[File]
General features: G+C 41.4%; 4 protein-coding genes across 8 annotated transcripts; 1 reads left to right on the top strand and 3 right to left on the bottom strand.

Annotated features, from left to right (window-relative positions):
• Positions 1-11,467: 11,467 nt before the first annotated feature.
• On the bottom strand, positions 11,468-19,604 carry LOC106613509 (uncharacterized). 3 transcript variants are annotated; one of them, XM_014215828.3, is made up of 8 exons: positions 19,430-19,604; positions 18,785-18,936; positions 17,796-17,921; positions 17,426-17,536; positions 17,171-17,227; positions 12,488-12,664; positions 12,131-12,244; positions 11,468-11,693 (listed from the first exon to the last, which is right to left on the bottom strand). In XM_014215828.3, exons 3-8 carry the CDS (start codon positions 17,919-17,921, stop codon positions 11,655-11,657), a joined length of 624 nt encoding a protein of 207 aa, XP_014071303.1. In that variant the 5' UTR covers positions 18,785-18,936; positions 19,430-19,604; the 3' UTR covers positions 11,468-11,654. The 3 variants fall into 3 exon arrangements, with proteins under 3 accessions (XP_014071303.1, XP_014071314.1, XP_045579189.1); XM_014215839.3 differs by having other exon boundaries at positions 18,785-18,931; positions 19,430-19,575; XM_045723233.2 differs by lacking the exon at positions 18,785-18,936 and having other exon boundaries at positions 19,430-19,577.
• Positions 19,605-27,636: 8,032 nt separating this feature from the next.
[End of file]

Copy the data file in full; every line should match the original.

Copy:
General features: G+C 41.4%; 4 protein-coding genes across 8 annotated transcripts; 1 reads left to right on the top strand and 3 right to left on the bottom strand.

Annotated features, from left to right (window-relative positions):
• Positions 1-11,467: 11,467 nt before the first annotated feature.
• On the bottom strand, positions 11,468-19,604 carry LOC106613509 (uncharacterized). 3 transcript variants are annotated; one of them, XM_014215828.3, is made up of 8 exons: positions 19,430-19,604; positions 18,785-18,936; positions 17,796-17,921; positions 17,426-17,536; positions 17,171-17,227; positions 12,488-12,664; positions 12,131-12,244; positions 11,468-11,693 (listed from the first exon to the last, which is right to left on the bottom strand). In XM_014215828.3, exons 3-8 carry the CDS (start codon positions 17,919-17,921, stop codon positions 11,655-11,657), a joined length of 624 nt encoding a protein of 207 aa, XP_014071303.1. In that variant the 5' UTR covers positions 18,785-18,936; positions 19,430-19,604; the 3' UTR covers positions 11,468-11,654. The 3 variants fall into 3 exon arrangements, with proteins under 3 accessions (XP_014071303.1, XP_014071314.1, XP_045579189.1); XM_014215839.3 differs by having other exon boundaries at positions 18,785-18,931; positions 19,430-19,575; XM_045723233.2 differs by lacking the exon at positions 18,785-18,936 and having other exon boundaries at positions 19,430-19,577.
• Positions 19,605-27,636: 8,032 nt separating this feature from the next.